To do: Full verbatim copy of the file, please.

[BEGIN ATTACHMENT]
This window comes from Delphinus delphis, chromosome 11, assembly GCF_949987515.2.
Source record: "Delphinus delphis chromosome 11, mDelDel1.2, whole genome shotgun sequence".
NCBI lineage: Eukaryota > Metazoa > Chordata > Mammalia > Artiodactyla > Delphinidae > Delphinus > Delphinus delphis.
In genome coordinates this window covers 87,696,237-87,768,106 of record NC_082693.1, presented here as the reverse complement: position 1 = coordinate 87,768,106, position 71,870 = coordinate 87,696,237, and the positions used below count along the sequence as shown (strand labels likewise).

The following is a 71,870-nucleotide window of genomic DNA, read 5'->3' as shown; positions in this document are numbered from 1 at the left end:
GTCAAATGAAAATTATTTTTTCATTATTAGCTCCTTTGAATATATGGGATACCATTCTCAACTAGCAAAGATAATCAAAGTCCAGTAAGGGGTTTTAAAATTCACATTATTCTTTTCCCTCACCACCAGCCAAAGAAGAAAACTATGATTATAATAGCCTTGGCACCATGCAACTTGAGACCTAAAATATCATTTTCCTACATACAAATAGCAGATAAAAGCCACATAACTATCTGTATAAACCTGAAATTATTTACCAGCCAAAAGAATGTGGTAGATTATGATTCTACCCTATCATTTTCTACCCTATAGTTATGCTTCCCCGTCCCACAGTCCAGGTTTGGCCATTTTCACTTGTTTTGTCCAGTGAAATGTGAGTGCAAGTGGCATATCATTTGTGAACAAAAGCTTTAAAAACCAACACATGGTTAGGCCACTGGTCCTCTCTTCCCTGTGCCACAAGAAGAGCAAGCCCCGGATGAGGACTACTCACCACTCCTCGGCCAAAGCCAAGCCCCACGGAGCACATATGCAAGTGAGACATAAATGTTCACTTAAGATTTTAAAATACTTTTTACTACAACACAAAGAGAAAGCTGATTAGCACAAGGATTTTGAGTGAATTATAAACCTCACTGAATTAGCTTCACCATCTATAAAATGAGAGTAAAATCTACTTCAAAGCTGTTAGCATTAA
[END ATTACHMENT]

This window comes from Delphinus delphis, chromosome 11, assembly GCF_949987515.2.
Source record: "Delphinus delphis chromosome 11, mDelDel1.2, whole genome shotgun sequence".
NCBI lineage: Eukaryota > Metazoa > Chordata > Mammalia > Artiodactyla > Delphinidae > Delphinus > Delphinus delphis.
In genome coordinates this window covers 87,696,237-87,768,106 of record NC_082693.1, presented here as the reverse complement: position 1 = coordinate 87,768,106, position 71,870 = coordinate 87,696,237, and the positions used below count along the sequence as shown (strand labels likewise).

The following is a 71,870-nucleotide window of genomic DNA, read 5'->3' as shown; positions in this document are numbered from 1 at the left end:
GTCAAATGAAAATTATTTTTTCATTATTAGCTCCTTTGAATATATGGGATACCATTCTCAACTAGCAAAGATAATCAAAGTCCAGTAAGGGGTTTTAAAATTCACATTATTCTTTTCCCTCACCACCAGCCAAAGAAGAAAACTATGATTATAATAGCCTTGGCACCATGCAACTTGAGACCTAAAATATCATTTTCCTACATACAAATAGCAGATAAAAGCCACATAACTATCTGTATAAACCTGAAATTATTTACCAGCCAAAAGAATGTGGTAGATTATGATTCTACCCTATCATTTTCTACCCTATAGTTATGCTTCCCCGTCCCACAGTCCAGGTTTGGCCATTTTCACTTGTTTTGTCCAGTGAAATGTGAGTGCAAGTGGCATATCATTTGTGAACAAAAGCTTTAAAAACCAACACATGGTTAGGCCACTGGTCCTCTCTTCCCTGTGCCACAAGAAGAGCAAGCCCCGGATGAGGACTACTCACCACTCCTCGGCCAAAGCCAAGCCCCACGGAGCACATATGCAAGTGAGACATAAATGTTCACTTAAGATTTTAAAATACTTTTTACTACAACACAAAGAGAAAGCTGATTAGCACAAGGATTTTGAGTGAATTATAAACCTCACTGAATTAGCTTCACCATCTATAAAATGAGAGTAAAATCTACTTCAAAGCTGTTAGCATTAA